2. Publish only in Ogg Vorbis – People learn about the format. Some may even find the software required to play it on the Mac or Windows PC. However, many (most?) people won’t bother listening since they don’t have support for the file format already installed. No one with an iPod can listen to it (unless they convert it to MP3, and it’s not that good of a show to be worth that kind of time and effort). The world is a better place, but I’ll never get famous this way…
  3. Publish two versions, one in MP3 and one in Ogg Vorbis – many online media outlets go this route with streaming formats (publishing simultaneously in Real, Windows Media, Quicktime formats) to ensure the widest possible reach. However, this adds a new layer of complexity for my John Q. Listener. Now, instead of just downloading and listening, he has to choose between two formats. He doesn’t care, he just wants to rawk. Also, much of the benefit of publishing in Ogg Vorbis is now lost, since only those who are already familiar with it and using it will bother choosing it as a format.

I went with option #1. I’m still not entirely comfortable with this, but I want as many people as possible to hear by show. Obviously, I’m not writing here with a clear recommendation. Rather, I hope to highlight the benefits and issues surrounding the move to free/open formats.

I’ll be writing more about the catch-22 of open formats, and with a bit more optimism, in the coming days.

The Catch-22 of Open Formats mini-series
  1. The Catch-22 of Open Format Adoption, Part 1: Music (you are here)
  2. The Catch-22 of Open Format Adoption, Part 2: Instant Messaging
  3. Part 3: Coming soon

31 thoughts on “The Catch-22 of Open Format Adoption, Part 1: Music

  1. Well, I don’t know if you plan to mention this in the next part but already this shift is changing because of PC gaming.

    I’d guess the majority of games (apart from those developed/published by Microsoft themsleves) are using .ogg files now. This also means the vast majority of these games install a DirectShow filter on the system to play back these files via the standard DirectX DirectSound method. This means probably millions have ogg-compatible players installed and they don’t know about it. The reason for these installations is simple – computer games use a lot of sound and music and .ogg is free, .mp3 isn’t – as you rightly say. Not only that, .ogg can sound as good as mp3 in smaller files, which means shorter demo downloads or more content on the CD/DVD.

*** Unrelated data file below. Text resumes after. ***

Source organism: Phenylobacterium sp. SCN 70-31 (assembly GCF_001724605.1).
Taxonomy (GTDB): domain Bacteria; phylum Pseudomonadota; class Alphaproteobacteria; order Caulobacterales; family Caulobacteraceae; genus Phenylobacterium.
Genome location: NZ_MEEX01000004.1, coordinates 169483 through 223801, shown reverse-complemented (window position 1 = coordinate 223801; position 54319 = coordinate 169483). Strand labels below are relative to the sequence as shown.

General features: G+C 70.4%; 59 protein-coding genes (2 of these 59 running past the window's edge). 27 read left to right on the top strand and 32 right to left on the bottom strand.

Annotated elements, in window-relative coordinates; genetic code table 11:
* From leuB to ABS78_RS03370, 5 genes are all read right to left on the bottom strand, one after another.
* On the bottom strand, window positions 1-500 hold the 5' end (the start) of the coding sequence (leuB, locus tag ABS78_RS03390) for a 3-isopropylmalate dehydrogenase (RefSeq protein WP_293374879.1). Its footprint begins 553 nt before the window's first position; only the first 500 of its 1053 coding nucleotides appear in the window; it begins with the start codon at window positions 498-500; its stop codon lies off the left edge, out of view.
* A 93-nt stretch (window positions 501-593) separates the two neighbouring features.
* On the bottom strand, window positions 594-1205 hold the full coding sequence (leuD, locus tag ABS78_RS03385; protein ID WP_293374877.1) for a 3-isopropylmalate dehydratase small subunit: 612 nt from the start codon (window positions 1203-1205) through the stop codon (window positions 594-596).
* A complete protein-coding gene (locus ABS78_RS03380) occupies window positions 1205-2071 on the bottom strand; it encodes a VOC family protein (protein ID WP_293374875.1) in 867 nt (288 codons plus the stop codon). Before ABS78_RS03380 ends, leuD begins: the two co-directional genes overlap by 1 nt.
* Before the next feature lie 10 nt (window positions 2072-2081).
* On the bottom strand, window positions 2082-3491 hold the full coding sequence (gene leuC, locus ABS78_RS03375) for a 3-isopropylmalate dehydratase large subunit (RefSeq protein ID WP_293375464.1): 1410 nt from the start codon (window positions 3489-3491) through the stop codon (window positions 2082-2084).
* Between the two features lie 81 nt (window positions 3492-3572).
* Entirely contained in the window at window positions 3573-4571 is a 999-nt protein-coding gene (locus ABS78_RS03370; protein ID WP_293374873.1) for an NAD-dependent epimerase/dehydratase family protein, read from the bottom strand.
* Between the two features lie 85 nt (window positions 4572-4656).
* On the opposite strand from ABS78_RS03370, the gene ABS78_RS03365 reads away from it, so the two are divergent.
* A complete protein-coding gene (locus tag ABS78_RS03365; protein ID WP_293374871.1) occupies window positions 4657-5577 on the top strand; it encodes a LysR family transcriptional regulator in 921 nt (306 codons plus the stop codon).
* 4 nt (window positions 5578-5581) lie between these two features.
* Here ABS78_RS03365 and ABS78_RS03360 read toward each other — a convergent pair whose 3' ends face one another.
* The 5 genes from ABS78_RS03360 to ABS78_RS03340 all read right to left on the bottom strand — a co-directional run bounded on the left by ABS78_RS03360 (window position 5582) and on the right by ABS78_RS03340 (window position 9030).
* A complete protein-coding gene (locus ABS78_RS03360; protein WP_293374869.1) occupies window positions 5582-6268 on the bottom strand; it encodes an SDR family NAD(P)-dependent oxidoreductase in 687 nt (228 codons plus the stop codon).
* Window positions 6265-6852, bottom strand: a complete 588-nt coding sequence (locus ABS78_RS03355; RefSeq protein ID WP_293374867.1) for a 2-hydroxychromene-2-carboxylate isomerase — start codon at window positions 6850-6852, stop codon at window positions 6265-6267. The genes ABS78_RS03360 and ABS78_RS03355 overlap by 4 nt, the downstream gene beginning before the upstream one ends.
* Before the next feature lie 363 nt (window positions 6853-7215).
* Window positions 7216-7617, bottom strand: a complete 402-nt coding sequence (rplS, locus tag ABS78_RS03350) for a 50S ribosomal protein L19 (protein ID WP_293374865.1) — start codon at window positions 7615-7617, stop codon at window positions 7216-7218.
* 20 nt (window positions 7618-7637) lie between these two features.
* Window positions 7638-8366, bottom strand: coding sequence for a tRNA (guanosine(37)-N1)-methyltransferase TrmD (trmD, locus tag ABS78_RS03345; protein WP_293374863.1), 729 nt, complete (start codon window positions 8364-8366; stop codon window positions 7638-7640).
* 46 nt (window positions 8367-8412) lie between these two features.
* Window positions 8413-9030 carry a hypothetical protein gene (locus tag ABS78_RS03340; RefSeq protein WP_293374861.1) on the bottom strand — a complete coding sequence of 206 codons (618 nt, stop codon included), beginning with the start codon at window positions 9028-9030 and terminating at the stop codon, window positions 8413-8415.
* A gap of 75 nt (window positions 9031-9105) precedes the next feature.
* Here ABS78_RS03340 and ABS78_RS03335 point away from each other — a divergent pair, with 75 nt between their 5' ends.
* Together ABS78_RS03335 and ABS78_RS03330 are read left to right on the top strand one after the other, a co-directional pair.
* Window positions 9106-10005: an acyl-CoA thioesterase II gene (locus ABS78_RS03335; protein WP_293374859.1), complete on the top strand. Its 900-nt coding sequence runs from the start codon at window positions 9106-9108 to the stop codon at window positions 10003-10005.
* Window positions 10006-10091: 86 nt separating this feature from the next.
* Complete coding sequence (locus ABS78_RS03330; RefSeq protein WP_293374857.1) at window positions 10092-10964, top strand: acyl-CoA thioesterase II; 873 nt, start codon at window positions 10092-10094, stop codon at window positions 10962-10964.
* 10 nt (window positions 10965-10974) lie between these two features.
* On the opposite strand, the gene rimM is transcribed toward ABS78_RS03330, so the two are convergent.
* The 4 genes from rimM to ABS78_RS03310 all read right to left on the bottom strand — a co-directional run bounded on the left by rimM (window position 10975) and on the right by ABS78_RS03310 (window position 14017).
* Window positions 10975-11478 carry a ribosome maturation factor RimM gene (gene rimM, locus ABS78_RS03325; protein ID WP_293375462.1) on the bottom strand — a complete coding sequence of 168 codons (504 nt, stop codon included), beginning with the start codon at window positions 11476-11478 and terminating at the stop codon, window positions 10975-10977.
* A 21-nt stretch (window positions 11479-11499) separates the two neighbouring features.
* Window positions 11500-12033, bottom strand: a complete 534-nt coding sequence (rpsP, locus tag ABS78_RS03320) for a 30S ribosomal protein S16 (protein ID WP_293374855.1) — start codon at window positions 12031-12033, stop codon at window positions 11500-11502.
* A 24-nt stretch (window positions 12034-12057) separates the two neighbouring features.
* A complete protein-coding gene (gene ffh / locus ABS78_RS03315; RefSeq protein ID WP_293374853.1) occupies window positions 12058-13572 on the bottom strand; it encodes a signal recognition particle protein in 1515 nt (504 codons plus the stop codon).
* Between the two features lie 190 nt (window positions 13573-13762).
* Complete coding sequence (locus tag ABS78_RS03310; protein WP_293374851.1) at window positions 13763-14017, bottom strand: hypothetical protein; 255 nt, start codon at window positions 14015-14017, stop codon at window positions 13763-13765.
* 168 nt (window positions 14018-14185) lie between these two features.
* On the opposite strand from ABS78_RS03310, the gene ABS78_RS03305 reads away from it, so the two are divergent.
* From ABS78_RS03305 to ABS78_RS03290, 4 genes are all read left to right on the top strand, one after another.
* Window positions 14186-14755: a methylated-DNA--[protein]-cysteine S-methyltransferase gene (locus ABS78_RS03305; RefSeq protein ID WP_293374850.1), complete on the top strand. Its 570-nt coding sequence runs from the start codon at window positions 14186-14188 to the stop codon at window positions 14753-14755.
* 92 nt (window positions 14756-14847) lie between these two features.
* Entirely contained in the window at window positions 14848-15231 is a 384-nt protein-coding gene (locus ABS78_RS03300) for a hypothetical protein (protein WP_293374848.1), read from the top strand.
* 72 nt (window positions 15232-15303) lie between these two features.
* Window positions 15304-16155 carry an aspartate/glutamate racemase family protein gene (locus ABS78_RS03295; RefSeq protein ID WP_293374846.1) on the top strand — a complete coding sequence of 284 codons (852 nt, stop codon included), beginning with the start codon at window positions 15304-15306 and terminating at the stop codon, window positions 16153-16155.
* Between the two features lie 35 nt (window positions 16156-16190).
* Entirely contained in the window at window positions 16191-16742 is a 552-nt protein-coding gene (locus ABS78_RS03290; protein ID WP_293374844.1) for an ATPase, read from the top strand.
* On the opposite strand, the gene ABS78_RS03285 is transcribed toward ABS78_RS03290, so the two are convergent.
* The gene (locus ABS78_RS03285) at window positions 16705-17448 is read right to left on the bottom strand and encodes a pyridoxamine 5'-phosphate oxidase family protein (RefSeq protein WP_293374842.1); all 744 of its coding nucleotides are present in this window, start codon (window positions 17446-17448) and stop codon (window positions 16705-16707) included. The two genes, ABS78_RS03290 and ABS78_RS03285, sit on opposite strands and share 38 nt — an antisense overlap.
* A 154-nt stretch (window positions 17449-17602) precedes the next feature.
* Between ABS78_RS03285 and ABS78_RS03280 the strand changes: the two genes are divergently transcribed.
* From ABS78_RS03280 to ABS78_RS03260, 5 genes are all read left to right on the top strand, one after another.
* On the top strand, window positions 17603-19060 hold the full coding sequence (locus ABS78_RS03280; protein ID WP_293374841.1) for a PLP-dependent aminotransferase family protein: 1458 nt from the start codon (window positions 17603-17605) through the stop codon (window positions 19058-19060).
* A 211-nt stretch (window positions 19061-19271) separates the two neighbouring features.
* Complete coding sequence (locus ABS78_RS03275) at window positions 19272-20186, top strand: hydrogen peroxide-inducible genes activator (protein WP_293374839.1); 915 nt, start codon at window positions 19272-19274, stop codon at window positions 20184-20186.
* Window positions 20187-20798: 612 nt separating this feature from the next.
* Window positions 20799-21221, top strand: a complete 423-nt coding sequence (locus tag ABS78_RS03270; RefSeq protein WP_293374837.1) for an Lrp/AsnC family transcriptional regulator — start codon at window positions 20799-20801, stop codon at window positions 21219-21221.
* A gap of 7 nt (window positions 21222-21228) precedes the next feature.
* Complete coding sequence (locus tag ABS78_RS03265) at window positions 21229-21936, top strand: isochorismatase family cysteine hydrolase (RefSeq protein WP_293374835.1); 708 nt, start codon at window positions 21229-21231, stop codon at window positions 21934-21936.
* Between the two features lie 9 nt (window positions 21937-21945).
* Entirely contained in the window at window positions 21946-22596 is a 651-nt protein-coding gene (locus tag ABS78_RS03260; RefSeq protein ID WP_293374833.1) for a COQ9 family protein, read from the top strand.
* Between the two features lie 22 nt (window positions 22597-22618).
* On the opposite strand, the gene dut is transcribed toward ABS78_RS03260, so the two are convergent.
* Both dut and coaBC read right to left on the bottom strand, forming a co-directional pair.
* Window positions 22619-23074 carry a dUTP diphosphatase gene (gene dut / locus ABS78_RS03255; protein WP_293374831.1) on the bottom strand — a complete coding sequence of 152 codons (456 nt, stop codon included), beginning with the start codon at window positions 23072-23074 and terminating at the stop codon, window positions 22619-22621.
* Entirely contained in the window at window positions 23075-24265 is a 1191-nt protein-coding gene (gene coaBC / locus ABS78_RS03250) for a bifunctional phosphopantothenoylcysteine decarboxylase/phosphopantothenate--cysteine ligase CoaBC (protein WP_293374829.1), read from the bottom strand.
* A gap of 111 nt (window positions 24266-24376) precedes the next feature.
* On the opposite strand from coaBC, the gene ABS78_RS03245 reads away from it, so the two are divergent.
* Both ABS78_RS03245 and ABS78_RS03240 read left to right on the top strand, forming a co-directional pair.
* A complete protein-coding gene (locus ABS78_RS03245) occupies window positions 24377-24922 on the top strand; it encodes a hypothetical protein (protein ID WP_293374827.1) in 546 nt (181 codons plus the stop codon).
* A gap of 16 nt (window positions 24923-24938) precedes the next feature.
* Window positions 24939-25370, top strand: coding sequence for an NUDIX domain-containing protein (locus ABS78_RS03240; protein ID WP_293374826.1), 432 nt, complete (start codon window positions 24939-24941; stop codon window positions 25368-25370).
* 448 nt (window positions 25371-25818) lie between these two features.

One thing you failed to mention is that most of the device manufacturers pay absolutely no royalties, because they are based in mainland China and they simply can get away with not paying it. It’s a similar story with the cheap DVD players you see on the market now – none of them pay any royalties to the DVD consortium. The Chinese government doesn’t care.

    I just wish Apple would include ogg support on the next range of iPods, since the chipset is more than capable to play it back (something that the first through third generations couldn’t do). This would mean a huge shift in the balance of power for ogg and allow people like you to publish .ogg and not have to worry about it not playing on the most likely used device, the iPod. This is especially important with podcasting now where there could be huge bandwidth savings if ogg (or heck, even speex) was used instead of mp3.

    I wonder if we could get Adam Curry onto Jobs about this?

  2. So the solution is actually simple — Apple just needs to go back and patch all the iPods out there, and Sony needs to offer firmware upgrades (free-of-charge) for download to update their in-dash mp3-playable CD car stereos to support Ogg Vorbis.